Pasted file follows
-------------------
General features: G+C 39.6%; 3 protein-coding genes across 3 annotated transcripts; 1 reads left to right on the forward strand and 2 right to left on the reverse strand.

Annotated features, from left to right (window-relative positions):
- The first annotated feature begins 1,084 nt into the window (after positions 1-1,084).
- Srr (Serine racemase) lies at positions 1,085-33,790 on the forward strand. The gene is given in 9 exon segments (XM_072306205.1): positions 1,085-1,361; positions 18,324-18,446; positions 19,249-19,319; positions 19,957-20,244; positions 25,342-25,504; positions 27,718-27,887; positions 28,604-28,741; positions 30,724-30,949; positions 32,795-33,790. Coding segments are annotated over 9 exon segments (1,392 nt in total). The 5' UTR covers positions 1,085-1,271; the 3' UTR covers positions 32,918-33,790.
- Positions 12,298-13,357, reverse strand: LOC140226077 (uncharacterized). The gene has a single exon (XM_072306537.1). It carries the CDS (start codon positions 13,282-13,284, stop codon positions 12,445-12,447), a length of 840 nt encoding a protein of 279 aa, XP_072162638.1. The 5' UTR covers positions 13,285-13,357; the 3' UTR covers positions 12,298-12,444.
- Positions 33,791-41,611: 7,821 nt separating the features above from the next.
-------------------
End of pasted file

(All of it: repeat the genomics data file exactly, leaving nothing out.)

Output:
General features: G+C 39.6%; 3 protein-coding genes across 3 annotated transcripts; 1 reads left to right on the forward strand and 2 right to left on the reverse strand.

Annotated features, from left to right (window-relative positions):
- The first annotated feature begins 1,084 nt into the window (after positions 1-1,084).
- Srr (Serine racemase) lies at positions 1,085-33,790 on the forward strand. The gene is given in 9 exon segments (XM_072306205.1): positions 1,085-1,361; positions 18,324-18,446; positions 19,249-19,319; positions 19,957-20,244; positions 25,342-25,504; positions 27,718-27,887; positions 28,604-28,741; positions 30,724-30,949; positions 32,795-33,790. Coding segments are annotated over 9 exon segments (1,392 nt in total). The 5' UTR covers positions 1,085-1,271; the 3' UTR covers positions 32,918-33,790.
- Positions 12,298-13,357, reverse strand: LOC140226077 (uncharacterized). The gene has a single exon (XM_072306537.1). It carries the CDS (start codon positions 13,282-13,284, stop codon positions 12,445-12,447), a length of 840 nt encoding a protein of 279 aa, XP_072162638.1. The 5' UTR covers positions 13,285-13,357; the 3' UTR covers positions 12,298-12,444.
- Positions 33,791-41,611: 7,821 nt separating the features above from the next.